Days after Computerworld published my most recent story on infrastructure as a service (IaaS) a friend in PR called to thank me for mentioning his client.
A nice gesture, and probably standard operating procedure at many PR firms. But it was unnecessary, and represents the kind of thinking that actually makes it harder for PR pros to get their clients’ products placed in trade pubs.
A reporter isn’t doing a PR person a favor by mentioning their client or “placing” their product in a story. The PR person did the reporter a favor by connecting them to someone who had something worth saying, and thus made it easier for the reporter to write a good story.
By thinking reporters are doing them a favor by mentioning their clients, PR pros go about the pitching process all wrong. They tend to fall into a mindset of “calling in a favor” with a reporter to get them to listen to their client’s pitch, hoping something will stick.
They should instead remember that PR is a service industry, whose customers are not only their clients but the reporters and bloggers who follow their industries. PR folks should (and the best ones of course know this) build relationships based on trust, where they pitch only the clients who have something good to say and can say it well.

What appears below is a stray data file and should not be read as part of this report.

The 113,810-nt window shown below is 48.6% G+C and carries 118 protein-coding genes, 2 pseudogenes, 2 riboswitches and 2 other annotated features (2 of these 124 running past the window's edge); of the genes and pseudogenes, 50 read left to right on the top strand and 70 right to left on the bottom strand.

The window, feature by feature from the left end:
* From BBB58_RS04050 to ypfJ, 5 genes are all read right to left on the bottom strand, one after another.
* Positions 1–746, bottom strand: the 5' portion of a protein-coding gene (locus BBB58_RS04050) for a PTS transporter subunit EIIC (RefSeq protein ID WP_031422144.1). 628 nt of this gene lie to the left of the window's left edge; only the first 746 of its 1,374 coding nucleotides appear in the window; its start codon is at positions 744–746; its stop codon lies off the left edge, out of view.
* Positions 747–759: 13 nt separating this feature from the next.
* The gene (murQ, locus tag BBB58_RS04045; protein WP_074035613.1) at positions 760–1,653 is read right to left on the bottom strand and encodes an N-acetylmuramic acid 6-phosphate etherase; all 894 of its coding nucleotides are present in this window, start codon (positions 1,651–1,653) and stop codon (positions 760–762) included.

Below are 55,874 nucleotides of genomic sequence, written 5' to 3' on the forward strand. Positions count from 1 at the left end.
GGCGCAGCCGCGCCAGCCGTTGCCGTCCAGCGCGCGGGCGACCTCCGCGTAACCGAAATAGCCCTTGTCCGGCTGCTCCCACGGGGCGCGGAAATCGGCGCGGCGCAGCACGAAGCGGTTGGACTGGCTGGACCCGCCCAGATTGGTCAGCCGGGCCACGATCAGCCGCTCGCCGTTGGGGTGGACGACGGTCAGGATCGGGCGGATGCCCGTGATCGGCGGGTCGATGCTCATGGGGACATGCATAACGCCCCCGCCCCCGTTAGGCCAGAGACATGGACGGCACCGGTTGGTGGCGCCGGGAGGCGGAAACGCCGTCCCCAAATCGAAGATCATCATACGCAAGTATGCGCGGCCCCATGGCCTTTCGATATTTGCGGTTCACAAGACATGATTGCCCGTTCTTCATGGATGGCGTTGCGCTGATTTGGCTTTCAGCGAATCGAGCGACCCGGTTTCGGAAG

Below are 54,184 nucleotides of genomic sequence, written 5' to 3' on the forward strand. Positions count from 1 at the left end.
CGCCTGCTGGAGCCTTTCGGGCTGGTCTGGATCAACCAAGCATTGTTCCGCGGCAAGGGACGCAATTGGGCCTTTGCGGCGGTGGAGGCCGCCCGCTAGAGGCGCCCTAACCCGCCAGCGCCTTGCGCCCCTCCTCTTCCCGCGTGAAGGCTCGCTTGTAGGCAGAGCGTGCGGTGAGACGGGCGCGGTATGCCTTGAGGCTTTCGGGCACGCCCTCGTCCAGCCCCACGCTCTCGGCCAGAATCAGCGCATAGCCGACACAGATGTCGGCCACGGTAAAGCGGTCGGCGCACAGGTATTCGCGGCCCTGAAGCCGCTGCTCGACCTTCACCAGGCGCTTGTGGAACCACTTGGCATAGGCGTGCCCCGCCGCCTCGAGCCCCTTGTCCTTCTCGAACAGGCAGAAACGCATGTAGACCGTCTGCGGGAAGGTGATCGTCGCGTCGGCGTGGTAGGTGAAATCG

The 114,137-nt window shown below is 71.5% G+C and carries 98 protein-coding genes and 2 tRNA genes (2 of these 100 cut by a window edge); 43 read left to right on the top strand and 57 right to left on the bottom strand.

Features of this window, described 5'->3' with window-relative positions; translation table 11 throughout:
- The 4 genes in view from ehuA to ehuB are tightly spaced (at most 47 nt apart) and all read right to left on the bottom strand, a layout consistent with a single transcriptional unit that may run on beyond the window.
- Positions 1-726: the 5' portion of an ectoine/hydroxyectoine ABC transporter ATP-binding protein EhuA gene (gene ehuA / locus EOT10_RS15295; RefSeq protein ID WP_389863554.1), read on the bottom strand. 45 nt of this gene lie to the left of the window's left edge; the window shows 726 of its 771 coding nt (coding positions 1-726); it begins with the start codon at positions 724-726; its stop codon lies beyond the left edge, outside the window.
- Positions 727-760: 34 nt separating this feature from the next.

The tough part, of course, knowing when a client is a good fit. Ask yourself:
- Have I carefully read the reporter’s description of the story and completely understand what they are looking for?
- Do I have the courage to pitch only those clients who I genuinely believe are a good fit, rather than pitch someone with only a tangential relationship to the story and hope the reporter doesn’t notice?
- Does the client have something new, interesting or relevant to say about the subject?
- Is this client ready, willing and able to focus on what the reporter is writing about, rather than turning every question into an opportunity to pitch their products or services?
Yes, I know many clients haven’t developed a good story or the skills to tell it. That’s where the messaging and media training most PR firms offer becomes so important.
I also know many PR clients insist on being pitched even when they’re not a good fit for a story. If you have such a problem client, gather a list of stories for which they were interviewed in which they should have played a major role but got only minor billing, or were left on the cutting room floor altogether. Or, if you think a candid, gentle (and complementary) one-hour feedback session from a former trade press editor would help, drop me a line.
But above all, remember that when a reporter mentions your client in a story, we do it only because they (and you) earned that mention. Now, it’s up to they (and you) to earn it.
Filed under: PR/Marketing Writing Tips
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